The Omicron surge is impacting schools nationwide
The impasse in Chicago began last week when the union voted to begin teaching virtually due to rising Covid-19 cases in the school system. In response, the school district canceled classes during negotiations.
On January 4 — the last day students were in classrooms before the temporary shutdown — Chicago Public Schools reported 422 new Covid-19 cases among students and 271 new cases among adults — both record highs for the academic year.
Nationwide, the vast majority of schools are operating as normal, but there were at least 2,685 schools not offering in-person learning as of Tuesday, according to data company Burbio, which aggregates data based on school calendars and other sources.
In Los Angeles, the nation’s second-largest school district, 66,000 cases of Covid-19 were reported among students and staff as they got back to in-person instruction Tuesday. The district required a Covid-19 test for all students and employees, regardless of vaccination status, before they returned from winter break. Superintendent Megan Reilly said every adult on school campuses and more than 80% of students older than 12 are fully vaccinated against Covid-19.
Nevada’s Clark County School District — the fourth-largest in the US — is taking a “five-day pause” starting Friday to deal with its “extreme staffing shortages based on the high number of positive Covid-19 cases.” Students will not have school Friday or on January 18; Monday was already scheduled as a day off for Martin Luther King Jr. Day.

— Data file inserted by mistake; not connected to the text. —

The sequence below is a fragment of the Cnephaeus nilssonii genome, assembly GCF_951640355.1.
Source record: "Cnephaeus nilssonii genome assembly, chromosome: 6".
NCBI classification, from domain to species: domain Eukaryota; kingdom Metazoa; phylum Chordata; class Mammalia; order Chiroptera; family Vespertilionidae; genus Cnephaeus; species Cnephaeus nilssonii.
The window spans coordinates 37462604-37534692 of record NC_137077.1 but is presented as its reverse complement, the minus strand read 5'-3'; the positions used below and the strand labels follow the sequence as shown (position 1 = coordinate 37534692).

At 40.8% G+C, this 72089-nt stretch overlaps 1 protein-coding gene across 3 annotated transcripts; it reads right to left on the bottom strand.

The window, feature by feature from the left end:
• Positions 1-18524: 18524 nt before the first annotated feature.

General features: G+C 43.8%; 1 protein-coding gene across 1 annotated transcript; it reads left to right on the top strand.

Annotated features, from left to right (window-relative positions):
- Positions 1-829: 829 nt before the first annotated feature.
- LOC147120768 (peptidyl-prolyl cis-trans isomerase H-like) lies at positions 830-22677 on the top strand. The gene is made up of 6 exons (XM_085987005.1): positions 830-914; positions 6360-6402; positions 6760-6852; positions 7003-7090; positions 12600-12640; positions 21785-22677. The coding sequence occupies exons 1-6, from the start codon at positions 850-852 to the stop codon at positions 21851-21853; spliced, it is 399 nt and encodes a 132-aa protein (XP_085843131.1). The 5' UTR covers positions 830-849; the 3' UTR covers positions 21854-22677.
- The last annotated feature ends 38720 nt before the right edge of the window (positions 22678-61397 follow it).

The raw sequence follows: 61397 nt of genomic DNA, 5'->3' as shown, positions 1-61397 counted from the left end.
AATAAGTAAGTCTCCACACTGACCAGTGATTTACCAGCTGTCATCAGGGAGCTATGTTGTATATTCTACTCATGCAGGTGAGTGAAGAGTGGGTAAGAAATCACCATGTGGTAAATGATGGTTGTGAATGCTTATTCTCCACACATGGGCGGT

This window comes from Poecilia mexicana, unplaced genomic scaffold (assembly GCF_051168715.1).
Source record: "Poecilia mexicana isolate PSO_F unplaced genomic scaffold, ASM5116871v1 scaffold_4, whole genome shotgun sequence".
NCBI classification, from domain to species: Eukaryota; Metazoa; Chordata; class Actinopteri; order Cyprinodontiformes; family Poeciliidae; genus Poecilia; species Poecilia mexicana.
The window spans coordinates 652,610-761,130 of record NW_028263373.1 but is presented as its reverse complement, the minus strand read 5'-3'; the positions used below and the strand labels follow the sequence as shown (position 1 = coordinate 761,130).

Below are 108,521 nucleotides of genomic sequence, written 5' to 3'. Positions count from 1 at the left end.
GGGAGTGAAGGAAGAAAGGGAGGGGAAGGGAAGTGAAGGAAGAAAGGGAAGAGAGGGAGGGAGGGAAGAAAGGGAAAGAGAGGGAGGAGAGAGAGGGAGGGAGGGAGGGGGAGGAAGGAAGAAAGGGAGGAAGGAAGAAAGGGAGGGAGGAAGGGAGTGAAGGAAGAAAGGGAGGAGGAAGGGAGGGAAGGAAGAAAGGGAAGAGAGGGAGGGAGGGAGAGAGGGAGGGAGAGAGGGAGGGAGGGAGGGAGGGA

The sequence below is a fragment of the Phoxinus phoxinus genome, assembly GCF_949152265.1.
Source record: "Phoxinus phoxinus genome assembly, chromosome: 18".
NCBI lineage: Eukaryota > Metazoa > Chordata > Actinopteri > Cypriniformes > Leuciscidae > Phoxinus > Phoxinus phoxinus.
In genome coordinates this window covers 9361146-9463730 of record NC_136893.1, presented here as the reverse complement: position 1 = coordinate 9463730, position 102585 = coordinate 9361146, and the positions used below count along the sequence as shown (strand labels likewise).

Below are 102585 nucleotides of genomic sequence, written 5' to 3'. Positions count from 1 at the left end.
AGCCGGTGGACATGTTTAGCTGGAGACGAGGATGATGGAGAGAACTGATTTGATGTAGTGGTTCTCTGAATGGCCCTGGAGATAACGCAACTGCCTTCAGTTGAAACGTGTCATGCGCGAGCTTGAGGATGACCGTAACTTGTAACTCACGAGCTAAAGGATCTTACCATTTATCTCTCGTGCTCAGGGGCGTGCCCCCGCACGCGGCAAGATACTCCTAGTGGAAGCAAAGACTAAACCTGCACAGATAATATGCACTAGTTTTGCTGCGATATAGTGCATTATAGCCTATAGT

In Philadelphia, nearly a third of the city’s schools have shifted to remote learning because of a combination of the threshold level of positive cases of Covid-19 and a review of staffing data. “We will continue to make school-by-school decisions based on the most current staffing data, and ask that you prepare for the possibility of virtual learning at any time,” Superintendent Dr. William Hite said in a statement Tuesday.
Cincinnati Public Schools are temporarily going remote because of “ongoing staff shortages that are the result of increased community spread of Covid-19,” the district said in a statement Monday.
Schools in Santa Fe, New Mexico, will go virtual beginning January 18, with a return to in-person instruction planned for January 24 “if conditions improve,” according to a statement from the district. The shift is due to a spike in Covid-19 cases, Superintendent Larry Chavez said.
“SFPS ended last week with 361 cases involving students and staff, the largest ever in one week for our district, with many still being investigated,” he said. “Cases could rise to near 600 this week, and we have seen increased spread in classrooms.”